12 October 2016
ProLungDX seeks funds for cancer test; sees eventual IPO – CEO
ProLungDX, a maker of lung cancer detection devices, is looking to raise USD 5.25m from high net worth investors for US commercial development in advance of an expected initial public offering or trade sale, according to CEO Steven Eror.
The Salt Lake City, Utah-based privately held company, which is conducting US clinical trials for its EPN Scan lung cancer screening device, expects to gain FDA approval next year. The device is already marketed in Europe, having received a CE mark in 2013.
The company, also known as Fresh Medical Laboratories, is already “IPO ready,” said the executive, having reported financial statements for three years. The public reporting began as a result of a potential PIPE deal that never occurred in 2012.
Eror said the current fundraising values the company at USD 30m. Proceeds of the fundraising will be used to continue US clinical trials for the device and to hire a sales force for outreach to hospitals and pulmonary specialists.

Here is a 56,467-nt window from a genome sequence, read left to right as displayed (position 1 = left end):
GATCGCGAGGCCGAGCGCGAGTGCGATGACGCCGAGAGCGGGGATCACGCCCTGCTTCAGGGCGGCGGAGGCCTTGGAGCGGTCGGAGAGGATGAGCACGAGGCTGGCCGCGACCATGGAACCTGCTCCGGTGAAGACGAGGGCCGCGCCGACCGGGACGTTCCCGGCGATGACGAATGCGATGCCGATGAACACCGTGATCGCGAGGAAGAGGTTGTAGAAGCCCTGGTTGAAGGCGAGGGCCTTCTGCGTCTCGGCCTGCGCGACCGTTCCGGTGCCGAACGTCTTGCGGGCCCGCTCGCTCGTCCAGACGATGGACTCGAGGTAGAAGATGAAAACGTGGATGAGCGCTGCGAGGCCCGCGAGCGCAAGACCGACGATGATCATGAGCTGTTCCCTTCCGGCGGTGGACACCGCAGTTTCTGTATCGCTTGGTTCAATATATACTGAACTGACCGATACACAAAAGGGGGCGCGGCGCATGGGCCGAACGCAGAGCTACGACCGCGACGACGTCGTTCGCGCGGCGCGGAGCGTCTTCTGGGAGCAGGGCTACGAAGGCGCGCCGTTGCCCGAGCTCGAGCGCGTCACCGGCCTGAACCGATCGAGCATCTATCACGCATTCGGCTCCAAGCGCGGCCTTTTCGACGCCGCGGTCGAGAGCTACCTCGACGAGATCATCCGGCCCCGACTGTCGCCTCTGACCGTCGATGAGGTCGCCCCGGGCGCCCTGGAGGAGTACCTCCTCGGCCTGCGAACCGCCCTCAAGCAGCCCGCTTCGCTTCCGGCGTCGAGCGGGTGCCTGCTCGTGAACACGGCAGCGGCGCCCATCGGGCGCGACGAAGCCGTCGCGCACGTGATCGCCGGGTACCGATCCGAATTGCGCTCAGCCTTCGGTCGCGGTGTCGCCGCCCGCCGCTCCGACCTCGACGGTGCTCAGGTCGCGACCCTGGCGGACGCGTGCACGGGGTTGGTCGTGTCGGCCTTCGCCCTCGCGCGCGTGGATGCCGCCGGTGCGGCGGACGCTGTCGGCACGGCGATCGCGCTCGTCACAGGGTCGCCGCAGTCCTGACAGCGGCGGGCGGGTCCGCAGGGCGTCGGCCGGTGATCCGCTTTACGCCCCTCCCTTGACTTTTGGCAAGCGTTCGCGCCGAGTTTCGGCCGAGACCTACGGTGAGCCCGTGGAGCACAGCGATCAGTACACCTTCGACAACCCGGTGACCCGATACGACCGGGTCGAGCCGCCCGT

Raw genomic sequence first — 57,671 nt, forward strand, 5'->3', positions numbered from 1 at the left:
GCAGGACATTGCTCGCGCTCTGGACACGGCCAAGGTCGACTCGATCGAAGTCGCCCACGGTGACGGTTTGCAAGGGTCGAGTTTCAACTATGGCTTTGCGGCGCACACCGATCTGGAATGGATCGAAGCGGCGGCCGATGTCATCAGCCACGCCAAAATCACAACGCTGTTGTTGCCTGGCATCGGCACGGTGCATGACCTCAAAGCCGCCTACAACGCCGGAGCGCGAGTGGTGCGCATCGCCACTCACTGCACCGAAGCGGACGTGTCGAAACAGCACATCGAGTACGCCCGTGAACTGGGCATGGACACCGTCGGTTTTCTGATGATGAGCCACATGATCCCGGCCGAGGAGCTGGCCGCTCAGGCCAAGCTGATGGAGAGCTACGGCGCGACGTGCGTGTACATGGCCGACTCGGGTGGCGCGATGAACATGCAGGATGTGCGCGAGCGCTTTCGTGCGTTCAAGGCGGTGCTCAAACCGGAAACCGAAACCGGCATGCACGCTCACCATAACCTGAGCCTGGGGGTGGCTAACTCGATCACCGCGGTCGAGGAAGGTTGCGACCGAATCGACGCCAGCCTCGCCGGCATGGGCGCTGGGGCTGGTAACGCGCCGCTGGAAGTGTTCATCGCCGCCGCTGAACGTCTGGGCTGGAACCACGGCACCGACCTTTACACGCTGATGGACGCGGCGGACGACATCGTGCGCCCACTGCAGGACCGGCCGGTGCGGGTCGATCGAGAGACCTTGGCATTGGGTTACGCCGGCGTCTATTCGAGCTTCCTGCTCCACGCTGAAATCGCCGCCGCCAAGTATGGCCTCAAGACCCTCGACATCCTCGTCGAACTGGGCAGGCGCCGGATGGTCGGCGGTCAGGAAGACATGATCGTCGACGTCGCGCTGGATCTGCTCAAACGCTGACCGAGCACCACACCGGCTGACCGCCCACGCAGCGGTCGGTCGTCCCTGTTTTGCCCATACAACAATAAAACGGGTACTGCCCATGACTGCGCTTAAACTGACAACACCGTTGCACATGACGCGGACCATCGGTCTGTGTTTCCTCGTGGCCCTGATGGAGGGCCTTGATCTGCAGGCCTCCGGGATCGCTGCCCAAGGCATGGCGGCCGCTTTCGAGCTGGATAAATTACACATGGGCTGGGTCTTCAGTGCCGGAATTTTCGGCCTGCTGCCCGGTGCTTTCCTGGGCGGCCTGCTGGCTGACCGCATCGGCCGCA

The current standard for lung cancer diagnosis is CT screening, which is conducted for several years to determine if a lung abnormality is cancerous. ProLungDX says its non-invasive EPN Scan can determine immediately with a 90% accuracy rate whether an abnormality is cancerous so that potentially lifesaving treatment can be undertaken sooner.
The device “replaces months and years of CT follow-up,” the company said in investor materials.
Eror said the company’s end-goal is a dual IPO and sale process in coming years. The executive said ProLungDx is already in talks with major companies that could buy it which he declined to name. But he said large players that could be interested include Medtronic(NYSE:MDT) and Johnson & Johnson (NYSE:JNJ). In addition, the company is “being courted” by NASDAQ for a potential listing.
“We want a public valuation,” said Eror. The company expects to list publicly within two years, and it has not yet hired financial advisers for the potential IPO or sale.
by Dane Hamilton